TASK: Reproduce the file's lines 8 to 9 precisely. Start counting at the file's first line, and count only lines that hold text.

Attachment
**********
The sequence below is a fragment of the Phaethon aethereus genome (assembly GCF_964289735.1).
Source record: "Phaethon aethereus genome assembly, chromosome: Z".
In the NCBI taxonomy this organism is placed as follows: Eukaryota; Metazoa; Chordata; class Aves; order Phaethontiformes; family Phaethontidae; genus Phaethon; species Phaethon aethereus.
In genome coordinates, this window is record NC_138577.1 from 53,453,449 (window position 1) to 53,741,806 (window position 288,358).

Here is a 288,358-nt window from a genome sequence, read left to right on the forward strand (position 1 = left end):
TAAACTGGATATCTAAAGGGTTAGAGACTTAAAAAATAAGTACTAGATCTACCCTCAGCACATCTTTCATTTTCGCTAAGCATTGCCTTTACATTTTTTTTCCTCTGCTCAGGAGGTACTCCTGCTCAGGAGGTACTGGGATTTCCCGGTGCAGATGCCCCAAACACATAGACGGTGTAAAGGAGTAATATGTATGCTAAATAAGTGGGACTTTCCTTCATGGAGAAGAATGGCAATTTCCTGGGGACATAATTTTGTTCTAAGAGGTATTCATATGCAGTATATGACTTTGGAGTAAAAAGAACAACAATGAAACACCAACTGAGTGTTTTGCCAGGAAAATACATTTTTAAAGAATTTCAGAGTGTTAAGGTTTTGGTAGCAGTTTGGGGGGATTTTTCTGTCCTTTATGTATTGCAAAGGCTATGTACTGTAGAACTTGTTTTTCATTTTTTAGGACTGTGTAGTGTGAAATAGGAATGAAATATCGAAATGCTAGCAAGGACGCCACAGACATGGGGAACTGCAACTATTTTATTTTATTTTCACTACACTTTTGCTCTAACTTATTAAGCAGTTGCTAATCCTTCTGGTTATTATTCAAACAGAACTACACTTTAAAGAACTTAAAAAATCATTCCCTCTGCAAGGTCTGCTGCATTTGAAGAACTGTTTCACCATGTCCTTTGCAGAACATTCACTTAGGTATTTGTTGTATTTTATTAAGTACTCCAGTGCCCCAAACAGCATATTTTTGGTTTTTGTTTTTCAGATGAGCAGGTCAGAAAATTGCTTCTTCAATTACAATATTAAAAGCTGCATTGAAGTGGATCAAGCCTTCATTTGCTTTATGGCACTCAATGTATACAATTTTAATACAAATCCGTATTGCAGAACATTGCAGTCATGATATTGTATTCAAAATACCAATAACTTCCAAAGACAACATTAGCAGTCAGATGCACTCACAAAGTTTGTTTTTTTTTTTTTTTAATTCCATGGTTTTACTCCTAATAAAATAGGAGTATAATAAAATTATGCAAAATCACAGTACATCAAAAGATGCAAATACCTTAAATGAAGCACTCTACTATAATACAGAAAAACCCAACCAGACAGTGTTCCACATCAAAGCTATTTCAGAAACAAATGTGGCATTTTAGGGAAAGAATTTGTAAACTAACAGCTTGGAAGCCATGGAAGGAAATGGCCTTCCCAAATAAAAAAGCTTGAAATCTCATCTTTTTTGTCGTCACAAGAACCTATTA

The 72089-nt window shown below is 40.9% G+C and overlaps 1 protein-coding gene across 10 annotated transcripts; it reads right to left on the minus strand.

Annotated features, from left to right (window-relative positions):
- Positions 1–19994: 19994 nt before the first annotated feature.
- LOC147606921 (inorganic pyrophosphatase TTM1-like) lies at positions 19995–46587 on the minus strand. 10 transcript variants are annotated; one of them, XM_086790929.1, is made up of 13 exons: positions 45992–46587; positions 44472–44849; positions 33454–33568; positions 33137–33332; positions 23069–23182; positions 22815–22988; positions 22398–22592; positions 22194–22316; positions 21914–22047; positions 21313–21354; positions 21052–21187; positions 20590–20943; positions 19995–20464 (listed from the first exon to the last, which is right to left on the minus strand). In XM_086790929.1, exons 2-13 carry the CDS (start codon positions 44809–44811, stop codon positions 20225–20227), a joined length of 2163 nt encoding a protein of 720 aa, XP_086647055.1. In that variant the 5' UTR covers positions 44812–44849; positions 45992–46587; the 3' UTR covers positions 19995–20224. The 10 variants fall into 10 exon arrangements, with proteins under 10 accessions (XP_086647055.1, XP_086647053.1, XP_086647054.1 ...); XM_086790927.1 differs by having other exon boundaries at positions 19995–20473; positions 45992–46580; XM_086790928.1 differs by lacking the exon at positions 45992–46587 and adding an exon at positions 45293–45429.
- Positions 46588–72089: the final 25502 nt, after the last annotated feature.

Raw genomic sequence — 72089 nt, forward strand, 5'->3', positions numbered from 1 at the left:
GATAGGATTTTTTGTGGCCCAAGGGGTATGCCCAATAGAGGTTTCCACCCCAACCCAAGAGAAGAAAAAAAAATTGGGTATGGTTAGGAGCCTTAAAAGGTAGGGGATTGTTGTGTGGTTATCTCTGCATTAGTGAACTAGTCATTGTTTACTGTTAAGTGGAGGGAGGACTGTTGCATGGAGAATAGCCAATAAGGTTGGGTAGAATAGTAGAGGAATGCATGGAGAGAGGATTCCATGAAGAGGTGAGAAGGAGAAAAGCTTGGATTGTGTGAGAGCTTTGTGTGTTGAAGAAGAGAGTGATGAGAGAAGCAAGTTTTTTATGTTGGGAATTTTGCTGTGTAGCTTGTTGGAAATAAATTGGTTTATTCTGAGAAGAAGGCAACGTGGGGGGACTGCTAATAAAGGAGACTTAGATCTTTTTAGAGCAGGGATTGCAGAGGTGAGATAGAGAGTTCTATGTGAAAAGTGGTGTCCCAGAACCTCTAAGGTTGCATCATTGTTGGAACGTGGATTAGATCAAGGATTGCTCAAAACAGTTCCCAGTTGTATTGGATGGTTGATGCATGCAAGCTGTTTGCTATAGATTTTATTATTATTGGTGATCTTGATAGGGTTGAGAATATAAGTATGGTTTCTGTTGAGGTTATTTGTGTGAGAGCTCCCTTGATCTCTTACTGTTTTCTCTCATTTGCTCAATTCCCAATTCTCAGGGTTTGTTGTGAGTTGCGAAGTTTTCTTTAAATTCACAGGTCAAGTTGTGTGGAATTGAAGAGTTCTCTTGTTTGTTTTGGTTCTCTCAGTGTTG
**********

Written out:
Annotated features, from left to right (window-relative positions):
- Positions 1–19994: 19994 nt before the first annotated feature.